Poll: Youth most critical of health bill


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More than half of Americans believe health-care reform would do more harm than good and disapprove of how President Obama is settling into his job, according to a Hawkeye Poll released Wednesday.

The results come just 12 days after the House passed a health-care bill on a 220-215 vote.

The Hawkeye Poll, led by UI political-science faculty members, was based on phone surveys conducted of 772 adult respondents between Oct. 23 and 31. According to results, 52.2 percent are opposed to government action on health care and just 47.9 percent approve of how Obama is handling his presidential duties.

Nathan Darus, a member of Hawkeye Poll, said findings showed a split among those surveyed.
“It looks like there’s a partisan divide between those who approve and disapprove of Obama,” said Darus, a UI graduate teaching assistant in political science. “And that partisanship plays right into the question involving government interaction in the health-care debate.”

It’s typical to see an early drop in approval ratings for presidents, he said, especially when a candidate rolls out a huge agenda and has yet to make much progress. The switching of White House staffs likewise reveals a lack of experience, which makes the first two years “the hardest to get past,” he said.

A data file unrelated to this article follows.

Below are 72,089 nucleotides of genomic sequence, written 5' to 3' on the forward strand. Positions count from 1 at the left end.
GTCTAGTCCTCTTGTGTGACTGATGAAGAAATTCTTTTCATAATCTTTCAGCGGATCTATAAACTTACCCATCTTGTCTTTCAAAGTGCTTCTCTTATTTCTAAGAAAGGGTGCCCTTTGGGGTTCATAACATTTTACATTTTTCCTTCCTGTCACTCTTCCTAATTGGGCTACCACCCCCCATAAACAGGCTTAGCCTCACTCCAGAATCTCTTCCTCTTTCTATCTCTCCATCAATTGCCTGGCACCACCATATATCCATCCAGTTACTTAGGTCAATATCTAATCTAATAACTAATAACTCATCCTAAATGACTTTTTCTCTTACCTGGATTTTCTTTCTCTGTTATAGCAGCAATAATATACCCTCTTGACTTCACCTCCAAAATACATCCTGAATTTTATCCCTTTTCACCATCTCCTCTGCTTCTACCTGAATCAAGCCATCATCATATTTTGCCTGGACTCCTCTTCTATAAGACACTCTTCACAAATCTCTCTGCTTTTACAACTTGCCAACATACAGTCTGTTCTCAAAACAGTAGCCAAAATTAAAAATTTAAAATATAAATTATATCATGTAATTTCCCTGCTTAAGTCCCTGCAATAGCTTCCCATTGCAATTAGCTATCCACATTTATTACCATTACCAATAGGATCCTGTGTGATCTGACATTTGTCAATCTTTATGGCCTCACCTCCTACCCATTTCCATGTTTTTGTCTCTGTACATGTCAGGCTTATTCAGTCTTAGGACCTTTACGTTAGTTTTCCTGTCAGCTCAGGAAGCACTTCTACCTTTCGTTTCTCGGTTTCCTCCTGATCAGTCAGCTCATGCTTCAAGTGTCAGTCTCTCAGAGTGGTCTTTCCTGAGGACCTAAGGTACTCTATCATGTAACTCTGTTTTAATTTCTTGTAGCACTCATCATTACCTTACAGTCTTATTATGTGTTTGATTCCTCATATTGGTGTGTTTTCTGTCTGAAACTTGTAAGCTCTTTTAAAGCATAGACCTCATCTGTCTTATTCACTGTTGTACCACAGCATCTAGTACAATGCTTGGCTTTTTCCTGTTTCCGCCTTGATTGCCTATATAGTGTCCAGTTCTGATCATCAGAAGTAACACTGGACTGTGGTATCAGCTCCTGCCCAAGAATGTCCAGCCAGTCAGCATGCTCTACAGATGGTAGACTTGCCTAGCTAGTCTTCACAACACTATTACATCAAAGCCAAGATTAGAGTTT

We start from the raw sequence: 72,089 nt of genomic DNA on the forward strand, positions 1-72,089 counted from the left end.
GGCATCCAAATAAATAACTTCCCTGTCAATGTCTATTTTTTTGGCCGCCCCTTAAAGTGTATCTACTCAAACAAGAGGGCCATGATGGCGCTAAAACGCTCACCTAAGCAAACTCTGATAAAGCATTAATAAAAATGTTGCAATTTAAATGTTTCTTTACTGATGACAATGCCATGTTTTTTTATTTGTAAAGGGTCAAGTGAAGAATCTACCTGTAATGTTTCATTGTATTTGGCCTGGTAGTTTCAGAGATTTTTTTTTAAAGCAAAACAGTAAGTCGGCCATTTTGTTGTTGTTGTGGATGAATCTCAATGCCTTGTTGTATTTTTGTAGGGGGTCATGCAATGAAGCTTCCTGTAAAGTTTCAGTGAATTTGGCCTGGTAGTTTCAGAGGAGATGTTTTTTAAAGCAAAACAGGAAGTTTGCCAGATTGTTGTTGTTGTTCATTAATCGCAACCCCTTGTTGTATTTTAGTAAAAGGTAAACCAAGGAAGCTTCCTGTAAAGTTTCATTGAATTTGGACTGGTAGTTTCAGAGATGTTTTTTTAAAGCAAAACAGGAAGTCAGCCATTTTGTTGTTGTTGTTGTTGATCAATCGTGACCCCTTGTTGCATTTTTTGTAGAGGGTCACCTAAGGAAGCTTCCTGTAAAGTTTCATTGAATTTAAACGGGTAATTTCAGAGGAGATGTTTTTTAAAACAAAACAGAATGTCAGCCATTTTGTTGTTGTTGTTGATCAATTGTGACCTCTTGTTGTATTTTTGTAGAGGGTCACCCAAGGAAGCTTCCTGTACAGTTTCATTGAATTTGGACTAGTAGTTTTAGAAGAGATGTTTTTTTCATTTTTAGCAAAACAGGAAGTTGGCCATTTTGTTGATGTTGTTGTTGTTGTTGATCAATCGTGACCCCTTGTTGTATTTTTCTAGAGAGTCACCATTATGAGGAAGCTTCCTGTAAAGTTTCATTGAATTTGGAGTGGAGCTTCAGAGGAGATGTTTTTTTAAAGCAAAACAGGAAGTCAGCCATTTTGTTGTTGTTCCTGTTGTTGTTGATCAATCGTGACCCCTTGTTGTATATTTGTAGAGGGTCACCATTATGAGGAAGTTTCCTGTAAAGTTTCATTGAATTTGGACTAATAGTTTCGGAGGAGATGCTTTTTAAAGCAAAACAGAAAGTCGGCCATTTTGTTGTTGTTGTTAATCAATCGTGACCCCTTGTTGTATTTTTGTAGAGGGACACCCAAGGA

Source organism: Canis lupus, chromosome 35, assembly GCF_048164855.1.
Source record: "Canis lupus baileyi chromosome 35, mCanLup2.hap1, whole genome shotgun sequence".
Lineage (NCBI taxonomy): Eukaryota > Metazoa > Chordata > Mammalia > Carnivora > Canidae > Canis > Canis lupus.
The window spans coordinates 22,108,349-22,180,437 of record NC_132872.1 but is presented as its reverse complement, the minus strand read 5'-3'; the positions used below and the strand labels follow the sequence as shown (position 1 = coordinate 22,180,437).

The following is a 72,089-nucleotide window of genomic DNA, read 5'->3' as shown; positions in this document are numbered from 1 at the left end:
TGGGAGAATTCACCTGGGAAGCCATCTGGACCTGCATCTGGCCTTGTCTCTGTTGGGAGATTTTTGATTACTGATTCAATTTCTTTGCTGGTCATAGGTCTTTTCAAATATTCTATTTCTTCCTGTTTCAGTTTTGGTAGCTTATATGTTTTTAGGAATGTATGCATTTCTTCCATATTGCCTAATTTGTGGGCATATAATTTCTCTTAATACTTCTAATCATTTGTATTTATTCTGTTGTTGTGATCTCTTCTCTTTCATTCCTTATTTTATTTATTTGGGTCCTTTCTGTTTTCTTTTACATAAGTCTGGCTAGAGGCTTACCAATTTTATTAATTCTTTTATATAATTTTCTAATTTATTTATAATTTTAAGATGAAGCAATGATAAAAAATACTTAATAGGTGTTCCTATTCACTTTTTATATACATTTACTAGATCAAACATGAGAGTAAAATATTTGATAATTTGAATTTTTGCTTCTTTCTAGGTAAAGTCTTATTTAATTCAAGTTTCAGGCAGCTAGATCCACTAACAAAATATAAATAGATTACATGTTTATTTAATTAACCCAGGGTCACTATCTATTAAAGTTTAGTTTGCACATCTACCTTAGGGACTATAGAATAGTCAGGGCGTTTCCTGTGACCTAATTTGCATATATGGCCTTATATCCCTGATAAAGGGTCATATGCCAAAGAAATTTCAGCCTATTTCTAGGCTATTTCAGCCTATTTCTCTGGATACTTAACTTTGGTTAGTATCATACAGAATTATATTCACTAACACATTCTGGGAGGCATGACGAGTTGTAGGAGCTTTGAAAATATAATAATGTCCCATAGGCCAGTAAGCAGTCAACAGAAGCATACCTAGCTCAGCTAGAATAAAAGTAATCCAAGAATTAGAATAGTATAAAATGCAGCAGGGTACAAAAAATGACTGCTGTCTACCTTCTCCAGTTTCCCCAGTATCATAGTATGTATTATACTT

Those who approved of Obama’s performance thus far were a bit more likely to support health-care reform, the poll showed.

“Democrats approve of Obama’s job more, and those who approve of Obama usually approved of health-care reform,” he said, and aside from partisan splits, no one group was roundly disapproving.

Women supported reform far more than men, regardless of political orientation. In total, 58 percent of women preferred change to 41 percent of men.

With 61 percent thinking government action would be bad, the 18-35 age group was most opposed to reform — such as UI freshman Eric Ward.

“The waiting-list idea is frustrating,” the pre-business major said. “I don’t necessarily agree with the bill or government interaction.”

Conversely, this age group showed the most support for Obama — which served as no surprise, Darus said.

“[They] are most supportive of him and young people supported him most during his campaign,” he said.

Perhaps that’s why young people, such as Kyle Sustich, a UI senior in elementary education, haven’t given up on Obama yet.

“It’s too early to tell,” he said. “I still approve.”

Likewise, Ward said Obama will fill his presidential shoes in time.

“He hasn’t had a lot of time to prove himself,” he said. “But he’s still got three years left.”

The Hawkeye Poll will release more of its findings in coming days.

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